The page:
Welcome to the first of a 10 part blog series on Designing Culture.
I’m curious about organizational culture in general, and the culture of culture makers in specific.
What are their habits for creating truly great teams?
How do they empower individual and organizational ingenuity?
What are their practices for cultivating communication and collaboration both internally and with their clients?
To this end, I decided to talk to some of the best and most interesting people in the business. I’m looking forward to having (and sharing) some great conversations.
Last week I met with the good folks from Manmade, a San Francisco-based strategic design consultancy. I attended the CCA Graduate Design Program with Manmade Designer, Kate VandenBerghe. Kate was kind enough to arrange a conversation with Principal Jon Williams and Studio Manager Charlotte Cunningham.
The week before our meeting I sent Kate a small package.
It included some choose-your-own-adventure style activities that I hoped would be fun and begin to unpack Manmade’s culture. This included a pair of dice that Kate first had to roll. If the numbers totaled 2-6, she was to open envelope “Zebra”; if they totaled 7-12, she was to open envelope “Pepper”. Inside Zebra were three Luck Magnets that she was instructed to give away in the next 40 minutes. Inside Pepper was an IdeaLib poster (like a MadLib) that she was instructed to hang in a public place. The poster asked people to fill in the blanks: Ideas are like _______, because they _______, therefore _______.
When I arrived, my first impression of the office was that it is very orderly. Things are tidy and white; work is screen driven. People are in good spirits, jazz music is playing. There’s an “office dog friend” named Bodhi who is very sweet. In my short time at Manmade, it became clear that Bodhi brought a lot of joy to the office.
Thanks for taking the time to talk to me. Let’s jump right in. Where does the identity of the office come from?
Stanley Kubrick, Muller Brockmann, Edward Tufte, and Buckminster Fuller were some of the names tossed around. With a list like that, it’s not surprising that the office felt a bit like an inspiring blank slate. As a big D design company, Jon and Kate said that it’s important for them to practice empathy for their clients’ brands. The way they achieve this empathy is to let go of their ego. I would say that they hit their mark spatially – the physical environment felt fairly ego-free.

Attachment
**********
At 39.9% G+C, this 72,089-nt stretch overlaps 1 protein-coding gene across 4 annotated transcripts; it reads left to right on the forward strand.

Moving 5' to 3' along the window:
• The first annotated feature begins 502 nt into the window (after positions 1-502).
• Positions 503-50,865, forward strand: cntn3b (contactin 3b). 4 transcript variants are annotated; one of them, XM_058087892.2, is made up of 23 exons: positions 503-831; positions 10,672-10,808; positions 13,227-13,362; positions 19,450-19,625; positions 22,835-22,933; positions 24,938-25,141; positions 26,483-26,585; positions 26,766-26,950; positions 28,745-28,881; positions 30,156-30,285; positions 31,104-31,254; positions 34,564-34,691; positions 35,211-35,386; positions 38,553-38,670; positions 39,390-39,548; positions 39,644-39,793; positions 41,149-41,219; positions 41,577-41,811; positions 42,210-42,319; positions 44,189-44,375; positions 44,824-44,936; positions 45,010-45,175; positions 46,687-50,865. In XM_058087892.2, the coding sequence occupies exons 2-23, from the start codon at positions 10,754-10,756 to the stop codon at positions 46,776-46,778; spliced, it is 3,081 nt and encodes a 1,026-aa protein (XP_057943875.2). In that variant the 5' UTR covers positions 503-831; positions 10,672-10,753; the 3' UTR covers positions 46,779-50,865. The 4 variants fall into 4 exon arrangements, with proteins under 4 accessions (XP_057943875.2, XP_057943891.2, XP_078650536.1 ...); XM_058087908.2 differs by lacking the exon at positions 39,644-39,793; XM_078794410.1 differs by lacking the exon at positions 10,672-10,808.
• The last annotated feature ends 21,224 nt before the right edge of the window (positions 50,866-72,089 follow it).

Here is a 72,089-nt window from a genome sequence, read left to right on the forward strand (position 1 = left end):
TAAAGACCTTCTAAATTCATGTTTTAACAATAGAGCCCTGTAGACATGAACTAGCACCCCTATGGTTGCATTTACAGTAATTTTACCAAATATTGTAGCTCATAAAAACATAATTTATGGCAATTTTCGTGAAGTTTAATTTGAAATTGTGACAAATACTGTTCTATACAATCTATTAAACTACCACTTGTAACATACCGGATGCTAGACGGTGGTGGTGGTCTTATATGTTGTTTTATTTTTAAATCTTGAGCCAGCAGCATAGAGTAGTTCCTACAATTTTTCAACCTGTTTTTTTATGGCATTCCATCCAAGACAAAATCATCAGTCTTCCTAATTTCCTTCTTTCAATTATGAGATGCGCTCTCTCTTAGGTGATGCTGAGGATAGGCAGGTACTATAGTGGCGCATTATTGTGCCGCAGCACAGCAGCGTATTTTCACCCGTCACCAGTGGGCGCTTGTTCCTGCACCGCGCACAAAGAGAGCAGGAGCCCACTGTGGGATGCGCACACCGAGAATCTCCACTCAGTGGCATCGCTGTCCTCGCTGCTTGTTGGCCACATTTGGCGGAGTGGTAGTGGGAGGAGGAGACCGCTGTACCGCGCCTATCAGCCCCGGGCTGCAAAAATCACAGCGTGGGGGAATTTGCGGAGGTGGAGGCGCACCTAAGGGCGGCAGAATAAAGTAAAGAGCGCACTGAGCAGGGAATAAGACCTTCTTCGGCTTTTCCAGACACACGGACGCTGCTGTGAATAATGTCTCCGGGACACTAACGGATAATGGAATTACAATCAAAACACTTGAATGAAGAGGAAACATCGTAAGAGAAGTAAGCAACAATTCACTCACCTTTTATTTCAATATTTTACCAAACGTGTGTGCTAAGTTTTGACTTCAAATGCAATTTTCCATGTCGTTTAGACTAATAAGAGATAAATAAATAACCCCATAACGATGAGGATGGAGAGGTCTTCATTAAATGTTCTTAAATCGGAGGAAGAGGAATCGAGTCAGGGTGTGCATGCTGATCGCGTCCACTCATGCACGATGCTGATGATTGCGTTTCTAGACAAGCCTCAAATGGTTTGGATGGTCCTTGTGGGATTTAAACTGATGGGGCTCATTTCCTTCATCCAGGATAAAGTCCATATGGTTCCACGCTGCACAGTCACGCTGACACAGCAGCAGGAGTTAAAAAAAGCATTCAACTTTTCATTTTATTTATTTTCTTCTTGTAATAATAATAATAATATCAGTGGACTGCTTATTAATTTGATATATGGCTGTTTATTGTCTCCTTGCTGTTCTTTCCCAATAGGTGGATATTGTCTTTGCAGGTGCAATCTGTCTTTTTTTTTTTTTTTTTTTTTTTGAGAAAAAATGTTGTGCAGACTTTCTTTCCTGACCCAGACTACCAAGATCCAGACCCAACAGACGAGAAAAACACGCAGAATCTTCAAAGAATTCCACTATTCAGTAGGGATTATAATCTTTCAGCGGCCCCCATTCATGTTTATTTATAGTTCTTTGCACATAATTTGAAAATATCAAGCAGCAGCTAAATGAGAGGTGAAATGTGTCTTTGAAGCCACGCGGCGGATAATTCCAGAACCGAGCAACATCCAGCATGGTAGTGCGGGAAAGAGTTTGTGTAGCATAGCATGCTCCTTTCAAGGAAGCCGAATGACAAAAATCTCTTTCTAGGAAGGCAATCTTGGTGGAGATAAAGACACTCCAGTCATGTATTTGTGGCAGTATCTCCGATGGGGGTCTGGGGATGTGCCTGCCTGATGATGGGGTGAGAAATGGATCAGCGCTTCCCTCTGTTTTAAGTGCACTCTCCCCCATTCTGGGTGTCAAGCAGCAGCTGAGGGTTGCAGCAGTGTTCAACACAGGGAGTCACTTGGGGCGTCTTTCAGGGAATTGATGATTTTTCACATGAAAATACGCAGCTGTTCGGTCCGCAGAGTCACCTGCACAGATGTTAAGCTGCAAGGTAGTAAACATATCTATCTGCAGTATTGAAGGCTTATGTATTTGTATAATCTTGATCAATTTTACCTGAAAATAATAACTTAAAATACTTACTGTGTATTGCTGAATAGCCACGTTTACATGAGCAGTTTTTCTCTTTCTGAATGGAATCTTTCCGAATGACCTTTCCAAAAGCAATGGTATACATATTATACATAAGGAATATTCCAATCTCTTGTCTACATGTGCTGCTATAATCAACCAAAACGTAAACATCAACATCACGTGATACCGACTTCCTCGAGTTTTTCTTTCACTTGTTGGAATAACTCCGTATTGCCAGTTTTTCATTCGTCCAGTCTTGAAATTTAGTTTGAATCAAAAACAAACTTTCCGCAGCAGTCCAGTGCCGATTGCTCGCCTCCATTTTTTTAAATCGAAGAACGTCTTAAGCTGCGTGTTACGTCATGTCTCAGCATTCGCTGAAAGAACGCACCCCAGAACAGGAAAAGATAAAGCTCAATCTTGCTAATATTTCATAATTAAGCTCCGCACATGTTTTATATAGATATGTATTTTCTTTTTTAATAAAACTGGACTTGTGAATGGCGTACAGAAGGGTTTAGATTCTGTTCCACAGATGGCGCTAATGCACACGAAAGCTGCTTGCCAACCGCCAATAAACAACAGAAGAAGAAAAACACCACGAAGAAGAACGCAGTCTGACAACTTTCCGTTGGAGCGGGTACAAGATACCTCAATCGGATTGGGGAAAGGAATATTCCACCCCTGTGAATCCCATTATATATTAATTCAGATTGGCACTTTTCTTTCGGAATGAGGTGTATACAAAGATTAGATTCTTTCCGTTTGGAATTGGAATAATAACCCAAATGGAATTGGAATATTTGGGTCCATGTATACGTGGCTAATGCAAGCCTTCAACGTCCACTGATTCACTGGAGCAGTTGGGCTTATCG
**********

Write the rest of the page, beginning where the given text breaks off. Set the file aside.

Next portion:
How do you develop collaboration and communication with your clients?
Jon said that over time they’ve shifted their language to be “less mystifying and more universal” so that clients can understand their design process without needing an advanced degree in design. I think this is a good practice. Sometimes we get too caught up in our design speak. Jon added that sometimes they give their clients a mini branding 101 course. Again, this helps clients who may not be familiar with the in-depth strategic and tactical approach to the branding process. Manmade also typically conducts content and document audits so that they extremely familiar with their client’s brand, and that they designed a lessons learned process that actively informs each new project.
Do you have any daily or weekly rituals that you employ to cultivate creativity?
Kate said she’s been using evernote to capture ideas and share them across multiple platforms. Like all of us, they said that they let some of these slip over time. They like practicing “forced distractions”, like a group field trip to a museum, office stretch time, or a pancake breakfast.
Are there specific practices you have that contribute to the generation of new ideas?
At first Jon said coffee and we all laughed. But as we talked about his answer, we realized that it wasn’t so much about the coffee, as much as it was the walk down the street. He’s a self-proclaimed kinesthetic thinker – he likes to move and think (Steve Jobs was famous for his walking meetings). Getting out of his chair / the office contributes to Jon’s creative productivity. It’s “a chance for the idea to breathe”. In fact, they said, insight often happens off-site, or in analog ways, like sketching. Preparation and manifestation occurs in the office.
Are there things about the space itself that contribute to the generation of ideas? Everyone agreed that having music in the office was a good thing. Charlotte pointed out that the office had great natural lighting and a bank of windows through which she could gaze and ruminate. They have a breakout room where they can spread out and explore ideas in analog ways. In this room was an awesome chair made of cardboard blocks. The blocks were left over from a client project, so they decided to make something for the office. I thought this was a great example of spontaneous creative group bonding. Artifact = shared narrative, embodied history.
Are there formal ways that colleagues can recognize each others work?
Kate shared a story from her experience working at Macworld. They had a system called High-Fives where a co-worker could give another co-worker a “High-Five” form as recognition for something they did at work. They would make it official by having the High-Five form signed by their manager. When they collected five High-Fives employees received a $100 bonus. I think better than the money was the active recognition ladder that this practice established.
If you could wave a wand and change one thing about your office culture, what would it be?
They said that they would love to convert the storage area into a lounge; someplace in the office where they could “get away without going away”; a private place to lay down for a minute, watch a video, or read.
Work. Lounge. Work. Sounds like a good recipe to me.